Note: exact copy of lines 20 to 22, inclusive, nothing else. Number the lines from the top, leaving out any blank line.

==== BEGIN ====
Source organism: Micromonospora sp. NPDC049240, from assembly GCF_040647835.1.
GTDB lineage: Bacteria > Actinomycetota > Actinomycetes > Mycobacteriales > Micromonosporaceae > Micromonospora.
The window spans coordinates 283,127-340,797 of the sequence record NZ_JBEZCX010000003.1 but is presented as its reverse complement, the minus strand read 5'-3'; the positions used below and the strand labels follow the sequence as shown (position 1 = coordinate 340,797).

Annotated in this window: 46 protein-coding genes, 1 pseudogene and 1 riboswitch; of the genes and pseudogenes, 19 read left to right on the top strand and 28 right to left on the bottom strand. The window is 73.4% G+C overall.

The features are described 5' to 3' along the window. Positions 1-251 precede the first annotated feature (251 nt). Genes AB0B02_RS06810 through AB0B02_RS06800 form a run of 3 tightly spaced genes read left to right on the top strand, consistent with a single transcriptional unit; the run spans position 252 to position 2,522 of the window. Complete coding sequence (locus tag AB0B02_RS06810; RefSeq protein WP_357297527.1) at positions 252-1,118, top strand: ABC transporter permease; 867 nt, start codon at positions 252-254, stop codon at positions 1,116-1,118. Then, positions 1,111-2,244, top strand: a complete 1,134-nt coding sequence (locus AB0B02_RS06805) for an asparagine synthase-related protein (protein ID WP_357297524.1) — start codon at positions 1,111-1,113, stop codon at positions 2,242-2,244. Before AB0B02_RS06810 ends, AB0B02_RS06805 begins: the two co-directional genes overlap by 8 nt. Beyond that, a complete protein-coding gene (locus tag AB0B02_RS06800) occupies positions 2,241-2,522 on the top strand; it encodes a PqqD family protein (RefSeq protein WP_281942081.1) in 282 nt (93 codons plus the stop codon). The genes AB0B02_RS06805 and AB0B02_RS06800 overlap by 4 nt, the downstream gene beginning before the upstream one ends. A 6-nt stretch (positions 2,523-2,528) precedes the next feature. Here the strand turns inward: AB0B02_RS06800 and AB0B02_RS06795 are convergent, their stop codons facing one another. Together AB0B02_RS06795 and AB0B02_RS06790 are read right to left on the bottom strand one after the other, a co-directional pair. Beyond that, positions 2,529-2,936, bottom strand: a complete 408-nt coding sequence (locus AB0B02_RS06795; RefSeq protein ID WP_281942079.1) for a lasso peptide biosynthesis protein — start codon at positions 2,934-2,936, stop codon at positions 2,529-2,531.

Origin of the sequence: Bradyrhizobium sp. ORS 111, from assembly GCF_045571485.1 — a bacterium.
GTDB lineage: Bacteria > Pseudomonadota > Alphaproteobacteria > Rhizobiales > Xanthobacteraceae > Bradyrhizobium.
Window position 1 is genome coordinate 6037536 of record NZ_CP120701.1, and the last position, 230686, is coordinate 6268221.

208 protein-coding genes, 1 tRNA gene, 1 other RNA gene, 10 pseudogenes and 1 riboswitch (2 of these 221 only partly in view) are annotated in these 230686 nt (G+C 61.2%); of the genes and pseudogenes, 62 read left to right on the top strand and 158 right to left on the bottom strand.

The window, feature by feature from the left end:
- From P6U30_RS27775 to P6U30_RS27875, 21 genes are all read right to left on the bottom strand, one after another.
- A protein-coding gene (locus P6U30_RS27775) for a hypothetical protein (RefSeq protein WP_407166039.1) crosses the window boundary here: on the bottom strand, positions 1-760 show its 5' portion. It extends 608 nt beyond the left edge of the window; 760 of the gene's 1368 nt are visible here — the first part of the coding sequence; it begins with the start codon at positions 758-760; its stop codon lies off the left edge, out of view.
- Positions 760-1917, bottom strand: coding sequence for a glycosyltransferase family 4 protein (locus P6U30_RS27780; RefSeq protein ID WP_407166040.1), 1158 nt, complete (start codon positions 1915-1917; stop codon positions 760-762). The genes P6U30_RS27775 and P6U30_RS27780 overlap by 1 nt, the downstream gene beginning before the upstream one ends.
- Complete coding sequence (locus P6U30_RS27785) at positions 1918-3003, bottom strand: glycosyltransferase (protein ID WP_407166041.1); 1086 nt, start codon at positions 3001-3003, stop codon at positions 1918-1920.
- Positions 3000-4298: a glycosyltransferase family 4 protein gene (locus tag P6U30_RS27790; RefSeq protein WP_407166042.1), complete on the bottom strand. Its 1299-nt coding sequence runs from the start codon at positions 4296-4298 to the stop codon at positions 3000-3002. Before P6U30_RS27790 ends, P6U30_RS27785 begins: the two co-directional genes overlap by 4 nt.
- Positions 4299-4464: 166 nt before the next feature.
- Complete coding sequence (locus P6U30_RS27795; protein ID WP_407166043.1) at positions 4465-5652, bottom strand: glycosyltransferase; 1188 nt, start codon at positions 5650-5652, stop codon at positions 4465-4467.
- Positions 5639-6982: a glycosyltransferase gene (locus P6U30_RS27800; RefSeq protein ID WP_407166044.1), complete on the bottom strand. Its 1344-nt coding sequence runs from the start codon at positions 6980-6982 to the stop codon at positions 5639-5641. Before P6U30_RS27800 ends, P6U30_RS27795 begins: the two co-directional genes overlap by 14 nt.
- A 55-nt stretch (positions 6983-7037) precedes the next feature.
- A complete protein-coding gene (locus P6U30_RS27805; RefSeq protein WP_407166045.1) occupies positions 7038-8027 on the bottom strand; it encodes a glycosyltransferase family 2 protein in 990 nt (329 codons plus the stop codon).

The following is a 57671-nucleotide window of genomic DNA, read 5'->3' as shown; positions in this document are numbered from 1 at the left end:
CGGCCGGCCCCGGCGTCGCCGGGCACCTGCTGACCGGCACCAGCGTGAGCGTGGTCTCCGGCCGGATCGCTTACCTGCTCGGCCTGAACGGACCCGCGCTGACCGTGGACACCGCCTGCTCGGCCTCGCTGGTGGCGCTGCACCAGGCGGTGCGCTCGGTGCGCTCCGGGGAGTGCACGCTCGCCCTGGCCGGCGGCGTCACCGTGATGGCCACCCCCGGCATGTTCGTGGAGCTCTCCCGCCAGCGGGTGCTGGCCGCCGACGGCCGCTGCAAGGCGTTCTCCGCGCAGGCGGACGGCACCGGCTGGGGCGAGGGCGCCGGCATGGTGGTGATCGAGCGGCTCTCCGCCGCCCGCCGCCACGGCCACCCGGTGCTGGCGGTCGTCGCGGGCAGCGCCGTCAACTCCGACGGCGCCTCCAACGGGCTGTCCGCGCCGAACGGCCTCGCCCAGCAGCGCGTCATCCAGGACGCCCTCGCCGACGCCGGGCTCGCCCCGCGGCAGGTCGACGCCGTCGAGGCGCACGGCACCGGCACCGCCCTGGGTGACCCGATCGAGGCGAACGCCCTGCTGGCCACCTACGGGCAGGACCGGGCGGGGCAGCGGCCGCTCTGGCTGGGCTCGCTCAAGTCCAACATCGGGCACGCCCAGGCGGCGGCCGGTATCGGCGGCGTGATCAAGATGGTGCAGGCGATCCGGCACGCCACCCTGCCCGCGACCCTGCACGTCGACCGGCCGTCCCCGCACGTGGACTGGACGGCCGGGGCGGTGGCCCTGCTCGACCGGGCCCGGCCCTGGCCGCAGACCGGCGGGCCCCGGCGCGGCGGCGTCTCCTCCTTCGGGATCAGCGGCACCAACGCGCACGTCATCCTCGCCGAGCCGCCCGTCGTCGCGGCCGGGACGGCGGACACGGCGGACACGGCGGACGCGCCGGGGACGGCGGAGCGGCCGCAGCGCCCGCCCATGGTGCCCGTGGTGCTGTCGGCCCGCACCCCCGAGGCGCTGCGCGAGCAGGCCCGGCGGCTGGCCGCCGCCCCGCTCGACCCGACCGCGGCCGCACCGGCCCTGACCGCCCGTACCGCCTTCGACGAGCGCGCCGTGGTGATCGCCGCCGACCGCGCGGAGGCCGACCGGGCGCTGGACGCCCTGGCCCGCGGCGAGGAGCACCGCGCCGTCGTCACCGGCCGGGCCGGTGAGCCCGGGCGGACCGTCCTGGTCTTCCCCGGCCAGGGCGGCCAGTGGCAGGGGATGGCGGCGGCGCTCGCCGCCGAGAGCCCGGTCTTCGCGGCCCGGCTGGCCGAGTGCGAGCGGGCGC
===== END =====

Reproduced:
- A complete protein-coding gene (locus P6U30_RS27805; RefSeq protein WP_407166045.1) occupies positions 7038-8027 on the bottom strand; it encodes a glycosyltransferase family 2 protein in 990 nt (329 codons plus the stop codon).

The following is a 57671-nucleotide window of genomic DNA, read 5'->3' as shown; positions in this document are numbered from 1 at the left end:
CGGCCGGCCCCGGCGTCGCCGGGCACCTGCTGACCGGCACCAGCGTGAGCGTGGTCTCCGGCCGGATCGCTTACCTGCTCGGCCTGAACGGACCCGCGCTGACCGTGGACACCGCCTGCTCGGCCTCGCTGGTGGCGCTGCACCAGGCGGTGCGCTCGGTGCGCTCCGGGGAGTGCACGCTCGCCCTGGCCGGCGGCGTCACCGTGATGGCCACCCCCGGCATGTTCGTGGAGCTCTCCCGCCAGCGGGTGCTGGCCGCCGACGGCCGCTGCAAGGCGTTCTCCGCGCAGGCGGACGGCACCGGCTGGGGCGAGGGCGCCGGCATGGTGGTGATCGAGCGGCTCTCCGCCGCCCGCCGCCACGGCCACCCGGTGCTGGCGGTCGTCGCGGGCAGCGCCGTCAACTCCGACGGCGCCTCCAACGGGCTGTCCGCGCCGAACGGCCTCGCCCAGCAGCGCGTCATCCAGGACGCCCTCGCCGACGCCGGGCTCGCCCCGCGGCAGGTCGACGCCGTCGAGGCGCACGGCACCGGCACCGCCCTGGGTGACCCGATCGAGGCGAACGCCCTGCTGGCCACCTACGGGCAGGACCGGGCGGGGCAGCGGCCGCTCTGGCTGGGCTCGCTCAAGTCCAACATCGGGCACGCCCAGGCGGCGGCCGGTATCGGCGGCGTGATCAAGATGGTGCAGGCGATCCGGCACGCCACCCTGCCCGCGACCCTGCACGTCGACCGGCCGTCCCCGCACGTGGACTGGACGGCCGGGGCGGTGGCCCTGCTCGACCGGGCCCGGCCCTGGCCGCAGACCGGCGGGCCCCGGCGCGGCGGCGTCTCCTCCTTCGGGATCAGCGGCACCAACGCGCACGTCATCCTCGCCGAGCCGCCCGTCGTCGCGGCCGGGACGGCGGACACGGCGGACACGGCGGACGCGCCGGGGACGGCGGAGCGGCCGCAGCGCCCGCCCATGGTGCCCGTGGTGCTGTCGGCCCGCACCCCCGAGGCGCTGCGCGAGCAGGCCCGGCGGCTGGCCGCCGCCCCGCTCGACCCGACCGCGGCCGCACCGGCCCTGACCGCCCGTACCGCCTTCGACGAGCGCGCCGTGGTGATCGCCGCCGACCGCGCGGAGGCCGACCGGGCGCTGGACGCCCTGGCCCGCGGCGAGGAGCACCGCGCCGTCGTCACCGGCCGGGCCGGTGAGCCCGGGCGGACCGTCCTGGTCTTCCCCGGCCAGGGCGGCCAGTGGCAGGGGATGGCGGCGGCGCTCGCCGCCGAGAGCCCGGTCTTCGCGGCCCGGCTGGCCGAGTGCGAGCGGGCGC